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Privacy Matters & Why you probably do care

Privacy Matters & Why you probably do care
6 minute read

I didn’t use to care much for privacy. It was a thing that I would have liked to have on the internet, but would often sacrifice for convenience. After having watched a few Edward Snowden interviews, my outlook began to change. Permanent Record is a wonderful memoir by Edward Snowden, the whistleblower of the CIA and NSA’s reprehensible wrongdoings under the guise of public safety. It makes a strong case for why privacy matters and why, even though you may not be conscious of it, you probably do care.

Why privacy matters

A quick foray into rights. In a democracy like the United States of America, rights are provided not by law but by “implication”. The right to free speech exists because the government cannot enact legislation that restricts it. The same applies to the right for a free press and the right to worship. Similarly, the right to peacefully protest exists because the government is prohibited from making a law that says otherwise.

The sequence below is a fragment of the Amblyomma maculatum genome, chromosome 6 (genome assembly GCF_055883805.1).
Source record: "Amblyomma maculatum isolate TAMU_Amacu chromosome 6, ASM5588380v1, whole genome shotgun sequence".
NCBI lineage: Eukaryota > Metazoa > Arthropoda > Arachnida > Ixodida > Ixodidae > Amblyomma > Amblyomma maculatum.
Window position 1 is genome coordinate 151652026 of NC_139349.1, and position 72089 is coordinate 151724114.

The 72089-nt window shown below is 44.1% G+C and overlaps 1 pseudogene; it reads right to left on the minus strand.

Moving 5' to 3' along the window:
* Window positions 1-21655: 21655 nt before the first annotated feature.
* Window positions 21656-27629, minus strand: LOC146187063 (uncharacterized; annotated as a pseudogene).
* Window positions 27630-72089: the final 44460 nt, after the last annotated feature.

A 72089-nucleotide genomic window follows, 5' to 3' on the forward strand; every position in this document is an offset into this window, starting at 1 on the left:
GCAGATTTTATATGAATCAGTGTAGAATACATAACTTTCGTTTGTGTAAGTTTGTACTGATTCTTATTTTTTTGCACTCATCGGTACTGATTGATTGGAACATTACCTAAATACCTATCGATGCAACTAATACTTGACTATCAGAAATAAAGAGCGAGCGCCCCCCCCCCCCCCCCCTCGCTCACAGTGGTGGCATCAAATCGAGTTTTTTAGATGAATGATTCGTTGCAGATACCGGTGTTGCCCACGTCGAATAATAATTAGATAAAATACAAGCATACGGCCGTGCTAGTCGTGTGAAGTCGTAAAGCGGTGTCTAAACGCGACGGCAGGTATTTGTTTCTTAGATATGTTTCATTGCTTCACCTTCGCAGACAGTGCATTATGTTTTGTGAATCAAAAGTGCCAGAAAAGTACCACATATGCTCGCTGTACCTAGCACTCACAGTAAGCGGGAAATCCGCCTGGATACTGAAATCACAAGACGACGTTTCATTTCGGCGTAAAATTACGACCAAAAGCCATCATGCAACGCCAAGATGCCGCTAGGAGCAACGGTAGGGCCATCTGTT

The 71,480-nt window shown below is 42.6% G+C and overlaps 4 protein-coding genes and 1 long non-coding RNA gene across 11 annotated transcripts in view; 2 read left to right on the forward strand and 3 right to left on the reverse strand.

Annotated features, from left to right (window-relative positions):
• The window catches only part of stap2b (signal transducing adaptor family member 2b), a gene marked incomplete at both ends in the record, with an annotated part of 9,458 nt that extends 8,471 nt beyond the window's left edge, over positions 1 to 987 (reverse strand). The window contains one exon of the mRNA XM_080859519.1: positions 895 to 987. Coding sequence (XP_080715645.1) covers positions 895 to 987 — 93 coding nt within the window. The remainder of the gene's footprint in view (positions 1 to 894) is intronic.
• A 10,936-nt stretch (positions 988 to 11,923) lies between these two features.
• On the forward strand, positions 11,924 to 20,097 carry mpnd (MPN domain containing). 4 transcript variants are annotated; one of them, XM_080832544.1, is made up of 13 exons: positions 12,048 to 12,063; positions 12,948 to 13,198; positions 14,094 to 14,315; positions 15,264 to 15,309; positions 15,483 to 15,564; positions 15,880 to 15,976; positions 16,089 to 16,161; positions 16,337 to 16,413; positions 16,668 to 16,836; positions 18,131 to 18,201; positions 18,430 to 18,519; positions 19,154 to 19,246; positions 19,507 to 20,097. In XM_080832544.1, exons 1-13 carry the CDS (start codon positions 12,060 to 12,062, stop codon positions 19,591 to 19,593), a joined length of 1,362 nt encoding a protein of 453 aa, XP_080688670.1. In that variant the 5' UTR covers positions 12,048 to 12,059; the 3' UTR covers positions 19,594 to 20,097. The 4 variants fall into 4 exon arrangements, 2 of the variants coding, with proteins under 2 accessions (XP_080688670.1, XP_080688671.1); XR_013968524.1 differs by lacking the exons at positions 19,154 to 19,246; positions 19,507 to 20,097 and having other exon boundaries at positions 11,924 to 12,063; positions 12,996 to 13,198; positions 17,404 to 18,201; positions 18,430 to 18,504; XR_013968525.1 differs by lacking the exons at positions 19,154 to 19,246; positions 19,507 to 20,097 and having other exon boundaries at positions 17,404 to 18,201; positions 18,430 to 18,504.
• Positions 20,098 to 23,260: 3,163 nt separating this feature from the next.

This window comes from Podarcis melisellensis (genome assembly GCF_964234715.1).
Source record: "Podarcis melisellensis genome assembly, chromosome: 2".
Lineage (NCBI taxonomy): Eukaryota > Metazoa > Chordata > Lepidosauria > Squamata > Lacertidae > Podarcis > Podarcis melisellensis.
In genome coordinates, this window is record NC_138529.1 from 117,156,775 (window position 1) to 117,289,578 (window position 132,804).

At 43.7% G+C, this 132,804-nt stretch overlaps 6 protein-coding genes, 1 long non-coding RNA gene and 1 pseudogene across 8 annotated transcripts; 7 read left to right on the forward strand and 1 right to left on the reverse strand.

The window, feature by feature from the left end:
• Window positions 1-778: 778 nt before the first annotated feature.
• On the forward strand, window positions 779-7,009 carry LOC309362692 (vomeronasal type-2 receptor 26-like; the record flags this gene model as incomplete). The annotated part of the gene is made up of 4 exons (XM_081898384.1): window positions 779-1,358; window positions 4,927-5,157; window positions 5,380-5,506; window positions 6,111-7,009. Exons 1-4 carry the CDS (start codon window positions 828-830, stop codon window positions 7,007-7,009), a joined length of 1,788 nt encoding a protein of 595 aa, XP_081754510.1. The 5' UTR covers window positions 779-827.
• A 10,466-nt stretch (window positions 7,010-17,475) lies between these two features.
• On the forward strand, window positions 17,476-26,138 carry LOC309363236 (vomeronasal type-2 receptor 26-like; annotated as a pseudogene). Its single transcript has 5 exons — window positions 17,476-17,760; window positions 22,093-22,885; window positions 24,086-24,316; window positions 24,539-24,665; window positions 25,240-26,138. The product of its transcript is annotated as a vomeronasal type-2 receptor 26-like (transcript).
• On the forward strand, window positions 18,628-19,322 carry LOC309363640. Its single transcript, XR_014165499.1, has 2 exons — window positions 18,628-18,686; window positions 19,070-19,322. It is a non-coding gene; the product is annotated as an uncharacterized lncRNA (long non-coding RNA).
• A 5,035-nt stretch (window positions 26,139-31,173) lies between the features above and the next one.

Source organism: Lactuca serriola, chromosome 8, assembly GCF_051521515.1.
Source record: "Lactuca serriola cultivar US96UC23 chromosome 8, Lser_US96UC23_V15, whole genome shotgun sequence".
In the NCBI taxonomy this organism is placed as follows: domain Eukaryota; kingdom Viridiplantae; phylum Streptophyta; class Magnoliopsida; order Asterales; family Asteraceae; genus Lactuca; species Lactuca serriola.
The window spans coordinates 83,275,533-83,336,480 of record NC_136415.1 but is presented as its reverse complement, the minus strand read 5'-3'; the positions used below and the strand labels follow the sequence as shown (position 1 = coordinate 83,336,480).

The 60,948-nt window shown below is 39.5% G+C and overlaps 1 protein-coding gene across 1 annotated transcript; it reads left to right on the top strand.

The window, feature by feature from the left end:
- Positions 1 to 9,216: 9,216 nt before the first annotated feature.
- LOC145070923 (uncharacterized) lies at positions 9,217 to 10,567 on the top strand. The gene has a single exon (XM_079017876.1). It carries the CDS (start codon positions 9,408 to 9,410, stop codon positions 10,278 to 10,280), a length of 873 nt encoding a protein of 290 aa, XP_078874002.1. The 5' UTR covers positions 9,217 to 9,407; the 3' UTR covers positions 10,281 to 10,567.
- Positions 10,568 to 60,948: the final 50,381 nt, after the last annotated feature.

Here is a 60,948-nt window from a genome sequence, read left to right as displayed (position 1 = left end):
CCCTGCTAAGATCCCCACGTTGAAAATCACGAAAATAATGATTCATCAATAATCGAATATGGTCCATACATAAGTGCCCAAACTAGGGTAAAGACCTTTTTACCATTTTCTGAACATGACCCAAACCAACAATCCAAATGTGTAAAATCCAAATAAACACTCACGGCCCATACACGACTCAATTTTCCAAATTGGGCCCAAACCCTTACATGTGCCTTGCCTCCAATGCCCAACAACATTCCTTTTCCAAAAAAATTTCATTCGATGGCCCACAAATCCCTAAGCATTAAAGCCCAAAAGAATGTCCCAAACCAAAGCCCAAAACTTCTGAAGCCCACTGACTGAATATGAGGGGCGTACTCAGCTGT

“If you’ve got nothing to hide, you’ve got nothing to fear”. This, and variations of it, act as a mere pretext for privacy violations. We do have things to hide; we use passwords, lock our doors, use protection mechanisms on our smartphones and wear clothes. Not being a terrorist does equate to having things to hide. We can relish the fact that others cannot hear our thoughts inside our heads. There may be other things, too, that we wish to keep away others: our medical records unemployment history, financial history, and political affiliations to take the examples in Permanent Record. We don’t disregard our freedom of speech because we have nothing to say. In other words, in my opinion, the right should still exist even if we may not always want to reserve our right to it. You may not care about protesting, worshiping or speaking up in public, but we live in a better society, a democratic society, because we are are allowed to do those things, irrespective of whether we actually do them or not.

“No one shall be subjected to arbitrary interference with his privacy, family, home or correspondence, nor to attacks upon his honor and reputation. Everyone has the right to the protection of the law against such interference and attacks.” – 1948 UN Universal Declaration of Human Rights, Article 12